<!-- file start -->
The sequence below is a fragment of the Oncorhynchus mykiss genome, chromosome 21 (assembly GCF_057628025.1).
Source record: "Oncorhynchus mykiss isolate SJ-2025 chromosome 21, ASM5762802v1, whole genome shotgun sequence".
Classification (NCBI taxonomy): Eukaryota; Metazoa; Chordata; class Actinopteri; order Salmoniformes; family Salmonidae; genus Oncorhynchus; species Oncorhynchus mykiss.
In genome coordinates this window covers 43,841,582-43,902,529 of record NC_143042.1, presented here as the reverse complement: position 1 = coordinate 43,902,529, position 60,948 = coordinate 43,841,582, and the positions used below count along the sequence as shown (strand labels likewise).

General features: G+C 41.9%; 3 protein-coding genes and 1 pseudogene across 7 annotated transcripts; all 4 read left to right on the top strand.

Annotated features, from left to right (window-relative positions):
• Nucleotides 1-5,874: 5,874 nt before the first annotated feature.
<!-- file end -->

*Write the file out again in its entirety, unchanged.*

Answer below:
The sequence below is a fragment of the Oncorhynchus mykiss genome, chromosome 21 (assembly GCF_057628025.1).
Source record: "Oncorhynchus mykiss isolate SJ-2025 chromosome 21, ASM5762802v1, whole genome shotgun sequence".
Classification (NCBI taxonomy): Eukaryota; Metazoa; Chordata; class Actinopteri; order Salmoniformes; family Salmonidae; genus Oncorhynchus; species Oncorhynchus mykiss.
In genome coordinates this window covers 43,841,582-43,902,529 of record NC_143042.1, presented here as the reverse complement: position 1 = coordinate 43,902,529, position 60,948 = coordinate 43,841,582, and the positions used below count along the sequence as shown (strand labels likewise).

General features: G+C 41.9%; 3 protein-coding genes and 1 pseudogene across 7 annotated transcripts; all 4 read left to right on the top strand.

Annotated features, from left to right (window-relative positions):
• Nucleotides 1-5,874: 5,874 nt before the first annotated feature.